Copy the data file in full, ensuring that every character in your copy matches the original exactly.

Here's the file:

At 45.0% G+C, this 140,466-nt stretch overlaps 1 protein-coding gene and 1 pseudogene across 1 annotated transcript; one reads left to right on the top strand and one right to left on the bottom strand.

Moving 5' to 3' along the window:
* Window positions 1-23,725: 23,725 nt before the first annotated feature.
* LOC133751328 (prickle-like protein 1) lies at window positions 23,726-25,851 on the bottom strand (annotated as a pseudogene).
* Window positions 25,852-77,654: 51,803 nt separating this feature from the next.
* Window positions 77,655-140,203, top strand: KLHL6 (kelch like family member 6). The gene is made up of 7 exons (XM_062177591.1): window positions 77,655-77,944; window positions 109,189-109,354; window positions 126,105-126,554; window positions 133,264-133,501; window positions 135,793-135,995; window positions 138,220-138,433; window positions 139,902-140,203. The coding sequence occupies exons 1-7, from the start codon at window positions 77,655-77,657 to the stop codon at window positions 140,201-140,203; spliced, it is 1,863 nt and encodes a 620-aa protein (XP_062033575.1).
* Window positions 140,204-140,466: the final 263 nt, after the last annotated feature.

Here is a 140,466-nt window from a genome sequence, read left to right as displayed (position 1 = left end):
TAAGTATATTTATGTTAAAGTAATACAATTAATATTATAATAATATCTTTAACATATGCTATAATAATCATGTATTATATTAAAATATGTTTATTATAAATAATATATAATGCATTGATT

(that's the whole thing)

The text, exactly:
At 45.0% G+C, this 140,466-nt stretch overlaps 1 protein-coding gene and 1 pseudogene across 1 annotated transcript; one reads left to right on the top strand and one right to left on the bottom strand.

Moving 5' to 3' along the window:
* Window positions 1-23,725: 23,725 nt before the first annotated feature.
* LOC133751328 (prickle-like protein 1) lies at window positions 23,726-25,851 on the bottom strand (annotated as a pseudogene).
* Window positions 25,852-77,654: 51,803 nt separating this feature from the next.
* Window positions 77,655-140,203, top strand: KLHL6 (kelch like family member 6). The gene is made up of 7 exons (XM_062177591.1): window positions 77,655-77,944; window positions 109,189-109,354; window positions 126,105-126,554; window positions 133,264-133,501; window positions 135,793-135,995; window positions 138,220-138,433; window positions 139,902-140,203. The coding sequence occupies exons 1-7, from the start codon at window positions 77,655-77,657 to the stop codon at window positions 140,201-140,203; spliced, it is 1,863 nt and encodes a 620-aa protein (XP_062033575.1).
* Window positions 140,204-140,466: the final 263 nt, after the last annotated feature.

Here is a 140,466-nt window from a genome sequence, read left to right as displayed (position 1 = left end):
TAAGTATATTTATGTTAAAGTAATACAATTAATATTATAATAATATCTTTAACATATGCTATAATAATCATGTATTATATTAAAATATGTTTATTATAAATAATATATAATGCATTGATT